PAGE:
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WitchCraft and Magic in the UK - The Album

Originally posted May 20, 2020

I have been listening to this album in pieces over the past few months while immersing myself in the world of witchcraft and magic but I finally sat down and listened to it in its entirety. While many individual artists have contributed to my love of magical music, in this case it’s a collection of artists and their label, Eighth Tower Records, that takes the focus of black magic and witchcraft into the world of dark ambient in order to transport us to the land of the United Kingdom. They do this across the centuries and through presenting very differing views of witches and their storied pasts. 

The cover gives it away to a certain degrees - we can expect a unique experience, witchy tinted and cloaked in dark atmospheres and sound environments designed to get under your skin as you move from act to act, song to song, steeping yourself deeper and deeper in the mythology, misogyny and mystery of witchcraft.

Stories and songs range from interview sound clips, dark ambient landscapes, and a unique approach to mastering and production peppered with witchy foley that is sometimes curious and quirky and sometimes downright dark and dangerous. 

On the bandcamp page for Witchcraft and Black Magic in the United Kingdom, Eighth Tower Records quotes an article written by Brett Almond on holisticshop.co.uk, "Witchcraft has had a fascinating and turbulent history in the UK. Through periods of persecution and prejudice, it has survived to the present day and many people still practise the tradition now.
From the 7th century onwards, attitudes towards the practise began to change. During the medieval period, fears over so-called ‘black magic’ began to emerge. This referred to the power of witchcraft to bring harm to others. An association was also drawn between witchcraft and the devil."  Read the full article by Brett Almond here.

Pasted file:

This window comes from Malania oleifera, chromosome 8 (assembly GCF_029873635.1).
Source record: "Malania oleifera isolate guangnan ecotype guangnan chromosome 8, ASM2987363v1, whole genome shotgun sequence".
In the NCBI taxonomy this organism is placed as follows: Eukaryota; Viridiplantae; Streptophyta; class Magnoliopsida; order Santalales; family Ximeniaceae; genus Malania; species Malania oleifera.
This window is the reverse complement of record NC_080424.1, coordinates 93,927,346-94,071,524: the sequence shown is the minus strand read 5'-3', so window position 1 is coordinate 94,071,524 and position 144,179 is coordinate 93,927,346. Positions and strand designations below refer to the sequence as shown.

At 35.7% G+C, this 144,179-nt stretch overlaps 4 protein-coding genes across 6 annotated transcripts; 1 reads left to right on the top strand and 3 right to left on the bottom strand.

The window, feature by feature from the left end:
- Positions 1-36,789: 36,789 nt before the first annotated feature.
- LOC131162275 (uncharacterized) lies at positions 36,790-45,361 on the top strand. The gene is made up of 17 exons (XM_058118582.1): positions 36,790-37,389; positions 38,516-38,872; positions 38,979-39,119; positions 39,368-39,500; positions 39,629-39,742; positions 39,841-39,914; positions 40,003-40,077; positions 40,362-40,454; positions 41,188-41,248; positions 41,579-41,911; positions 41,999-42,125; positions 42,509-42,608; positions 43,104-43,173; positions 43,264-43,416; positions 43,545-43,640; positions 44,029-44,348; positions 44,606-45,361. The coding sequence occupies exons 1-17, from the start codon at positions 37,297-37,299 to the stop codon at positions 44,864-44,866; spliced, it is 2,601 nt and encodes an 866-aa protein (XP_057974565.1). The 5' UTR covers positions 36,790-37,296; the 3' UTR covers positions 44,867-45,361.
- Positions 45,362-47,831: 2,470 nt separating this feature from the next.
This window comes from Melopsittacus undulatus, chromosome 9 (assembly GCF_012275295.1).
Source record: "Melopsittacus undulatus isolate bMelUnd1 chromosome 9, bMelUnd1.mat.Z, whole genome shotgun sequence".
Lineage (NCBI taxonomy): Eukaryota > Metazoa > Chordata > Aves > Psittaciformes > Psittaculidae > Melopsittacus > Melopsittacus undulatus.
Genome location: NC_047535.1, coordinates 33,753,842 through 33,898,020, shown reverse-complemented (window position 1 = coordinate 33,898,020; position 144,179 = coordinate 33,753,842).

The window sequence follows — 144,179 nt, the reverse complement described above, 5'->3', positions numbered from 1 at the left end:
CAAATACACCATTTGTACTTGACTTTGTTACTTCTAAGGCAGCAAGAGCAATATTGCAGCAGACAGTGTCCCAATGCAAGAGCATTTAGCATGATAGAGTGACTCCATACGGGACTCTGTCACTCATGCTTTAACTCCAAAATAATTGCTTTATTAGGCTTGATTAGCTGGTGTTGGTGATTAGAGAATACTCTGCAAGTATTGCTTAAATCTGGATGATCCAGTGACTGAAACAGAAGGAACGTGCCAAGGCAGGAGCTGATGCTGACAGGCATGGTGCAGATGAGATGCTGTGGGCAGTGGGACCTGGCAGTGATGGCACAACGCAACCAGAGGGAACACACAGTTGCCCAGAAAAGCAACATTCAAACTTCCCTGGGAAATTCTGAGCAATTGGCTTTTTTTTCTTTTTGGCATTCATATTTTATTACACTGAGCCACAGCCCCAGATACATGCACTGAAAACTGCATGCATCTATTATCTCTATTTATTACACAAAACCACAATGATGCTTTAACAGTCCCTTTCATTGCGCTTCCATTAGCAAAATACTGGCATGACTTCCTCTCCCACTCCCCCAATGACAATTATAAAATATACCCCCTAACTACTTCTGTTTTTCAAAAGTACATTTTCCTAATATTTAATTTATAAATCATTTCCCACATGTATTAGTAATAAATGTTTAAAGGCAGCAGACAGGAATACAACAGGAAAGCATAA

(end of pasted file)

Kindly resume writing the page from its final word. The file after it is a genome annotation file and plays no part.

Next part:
The history of witches, their misunderstood intentions, and their persecutions, are numerous enough to fill several record crates if turned to music.  And it's no surprise that this music is not all forest faery songs and goddess attributions, sometimes it needs to simply be simply "creepy as fuck" music. 

That is accomplished here in a few ways, with each of the single offerings taking a different cue for their inspiration and story-telling and then rendering it in their own unique and magical way - and this is especially clear in the multiple offerings from Daniel Williams.  

All in all, I believe “Witchcraft and Black Magic in the United Kingdom” is as unique and collectible as it is dark and spooky, and does a great job representing an excellent subset of the dark ambient skills coming from the UK. Let it get right underneath your skin and work its way into the depths of your awesome witchy soul.

Witchcraft and Black Magic in the United Kingdom 

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